How can any Florida elected official oppose the infrastructure program?

Last Friday night, all 16 GOP members of the US House from Florida voted against the bipartisan infrastructure plan championed by President Biden, but not completely dissimilar in its goals to the rhetoric of President Trump during his successful 2016 campaign for the GOP nomination and Presidency. Both US Senators from Florida opposed the legislation also.

It’s especially odd given the emphasis to their credit Governor’s Rick Scott and Ron DeSantis have put on physical infrastructure in leading the state. Florida’s constant growth cycle requires robust, dynamic and ultimately well funded solutions to our transportation and infrastructure needs. Beyond our state, the US’ physical infrastructure is arguably the worst of any major western nation and has become a serious economic competitive issue for this nation.

Some points:

  • Broadband internet is a necessity, not a luxury as many claim in this state. It’s been personally humiliating as an American that when I travel to India, a nation I spent much of my life condescendingly looking down upon (something I am not proud of in hindsight) and I access faster, more reliable internet in some dark, rat-infested corner of a polluted Indian city than I do in most places in Florida, including my own home.
  • Florida has over 400 bridges in “poor” condition according to the state itself and thousands of miles of poor highways (in fairness, Florida roads some of the best in the country, however their has been a noticeable decline in conditions the last decade). American bridge-building in general has fallen WELL behind western Europe, China and even Turkey. It may sounds like scare-mongering but the next I-35 Mississippi River Bridge collapse could be right around the corner.
  • Our state has some of the worst cities for cycling – in fact I’d rank Fort Lauderdale and Orlando at very bottom nationally in terms of being bike-friendly cities. This legislation addresses that.
  • Florida cities are also some of the most dangerous places to be pedestrians in the United States. This legislation will help fix that.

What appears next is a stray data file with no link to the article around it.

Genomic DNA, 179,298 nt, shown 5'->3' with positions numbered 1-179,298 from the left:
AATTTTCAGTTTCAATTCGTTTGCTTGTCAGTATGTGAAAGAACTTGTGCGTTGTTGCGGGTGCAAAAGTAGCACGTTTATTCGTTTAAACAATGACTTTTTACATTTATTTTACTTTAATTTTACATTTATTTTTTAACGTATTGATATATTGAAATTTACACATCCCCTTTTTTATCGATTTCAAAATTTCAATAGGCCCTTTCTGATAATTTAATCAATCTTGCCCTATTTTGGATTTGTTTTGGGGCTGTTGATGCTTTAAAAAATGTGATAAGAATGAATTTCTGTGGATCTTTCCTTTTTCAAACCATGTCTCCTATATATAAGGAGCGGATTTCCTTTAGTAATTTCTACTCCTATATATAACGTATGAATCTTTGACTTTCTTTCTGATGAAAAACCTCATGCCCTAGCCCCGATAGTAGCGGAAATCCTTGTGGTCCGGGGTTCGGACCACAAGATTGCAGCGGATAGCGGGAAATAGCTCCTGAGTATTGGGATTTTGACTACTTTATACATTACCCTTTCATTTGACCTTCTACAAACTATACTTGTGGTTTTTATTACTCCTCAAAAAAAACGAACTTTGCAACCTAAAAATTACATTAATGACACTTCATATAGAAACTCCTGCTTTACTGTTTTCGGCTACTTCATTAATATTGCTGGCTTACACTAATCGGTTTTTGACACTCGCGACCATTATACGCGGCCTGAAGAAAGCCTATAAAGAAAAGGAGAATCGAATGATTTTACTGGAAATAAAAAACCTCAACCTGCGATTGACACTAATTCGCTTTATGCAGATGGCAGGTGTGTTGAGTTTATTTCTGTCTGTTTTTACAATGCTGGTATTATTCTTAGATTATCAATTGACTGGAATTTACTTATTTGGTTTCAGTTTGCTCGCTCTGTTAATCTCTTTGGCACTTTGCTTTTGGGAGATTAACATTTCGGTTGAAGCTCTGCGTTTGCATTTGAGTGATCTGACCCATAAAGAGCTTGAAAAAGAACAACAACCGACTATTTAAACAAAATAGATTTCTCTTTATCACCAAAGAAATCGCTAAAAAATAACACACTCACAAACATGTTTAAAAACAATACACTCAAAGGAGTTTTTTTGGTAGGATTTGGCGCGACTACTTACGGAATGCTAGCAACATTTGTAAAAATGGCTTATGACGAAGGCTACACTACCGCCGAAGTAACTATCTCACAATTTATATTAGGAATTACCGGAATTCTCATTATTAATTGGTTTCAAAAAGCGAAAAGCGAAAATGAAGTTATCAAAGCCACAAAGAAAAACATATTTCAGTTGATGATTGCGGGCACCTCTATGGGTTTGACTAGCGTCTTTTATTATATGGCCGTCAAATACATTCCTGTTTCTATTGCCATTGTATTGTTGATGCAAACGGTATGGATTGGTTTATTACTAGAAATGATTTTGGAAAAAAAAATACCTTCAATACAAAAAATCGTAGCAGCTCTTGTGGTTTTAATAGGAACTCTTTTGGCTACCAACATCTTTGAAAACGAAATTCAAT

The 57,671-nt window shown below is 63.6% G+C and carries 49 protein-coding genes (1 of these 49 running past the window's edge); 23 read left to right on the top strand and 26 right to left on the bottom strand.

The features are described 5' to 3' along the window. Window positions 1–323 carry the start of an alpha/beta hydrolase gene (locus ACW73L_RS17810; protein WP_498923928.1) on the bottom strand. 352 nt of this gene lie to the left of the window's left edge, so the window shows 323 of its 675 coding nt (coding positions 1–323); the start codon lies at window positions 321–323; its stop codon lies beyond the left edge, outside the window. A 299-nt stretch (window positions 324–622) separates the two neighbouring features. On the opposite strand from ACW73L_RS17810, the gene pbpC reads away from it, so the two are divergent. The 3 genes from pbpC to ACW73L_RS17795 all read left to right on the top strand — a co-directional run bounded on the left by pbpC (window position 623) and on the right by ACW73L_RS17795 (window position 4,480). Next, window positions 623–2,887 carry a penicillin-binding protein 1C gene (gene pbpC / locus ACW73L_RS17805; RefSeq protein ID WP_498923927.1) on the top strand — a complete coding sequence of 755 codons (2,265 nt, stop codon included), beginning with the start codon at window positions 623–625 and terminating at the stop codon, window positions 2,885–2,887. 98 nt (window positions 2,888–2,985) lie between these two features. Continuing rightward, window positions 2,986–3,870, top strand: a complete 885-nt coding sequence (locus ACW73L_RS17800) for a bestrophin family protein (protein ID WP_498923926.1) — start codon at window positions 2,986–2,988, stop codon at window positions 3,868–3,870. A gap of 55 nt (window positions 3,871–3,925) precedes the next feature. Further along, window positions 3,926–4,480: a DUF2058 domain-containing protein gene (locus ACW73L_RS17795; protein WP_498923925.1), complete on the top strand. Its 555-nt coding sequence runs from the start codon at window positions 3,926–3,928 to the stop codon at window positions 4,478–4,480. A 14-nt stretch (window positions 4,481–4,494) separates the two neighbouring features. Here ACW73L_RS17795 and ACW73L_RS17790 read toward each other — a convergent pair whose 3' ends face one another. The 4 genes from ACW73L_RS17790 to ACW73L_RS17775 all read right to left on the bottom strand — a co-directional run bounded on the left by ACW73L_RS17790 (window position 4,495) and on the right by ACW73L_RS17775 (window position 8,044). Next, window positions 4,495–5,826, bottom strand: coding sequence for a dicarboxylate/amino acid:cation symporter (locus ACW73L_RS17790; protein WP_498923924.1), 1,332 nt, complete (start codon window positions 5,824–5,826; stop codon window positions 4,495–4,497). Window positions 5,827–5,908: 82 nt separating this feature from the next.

• The Everglades which is a stated priority of Governor Ron DeSantis (mostly rhetorically of course! Though in fairness he’s not as bad as Rick Scott or Jeb Bush on the glades) will get a big boost from this. It’s taken two decades to get the Tamiami Trail project even partially right and Everglades restoration efforts are woefully inadequate and years behind currently.
  • One thing Florida has gotten right is the people movers systems in Miami and Jacksonville. Miami’s system is easily the best in the country but now is 35 years-old and needs some serious upkeep. Hopefully this legislation will give some relief there and also allow Jacksonville to further expand their system.

So the question remains, why would any elected official from this state, oppose legislation which likely has greater tangible economic benefits than the price tag? We’re talking about upgrading Florida’s cities, the connectivity between them, improving internet access for everyone (especially those outside cities), becoming more pedestrian friendly and being more competitive economically globally.

As always though, it’s incumbent on the Democrats to explain to the public benefits of this legislation and that the opposition of Florida Republicans is against the best interests of the state’s citizens. Let’s hope they can do that adequately.

%d bloggers like this: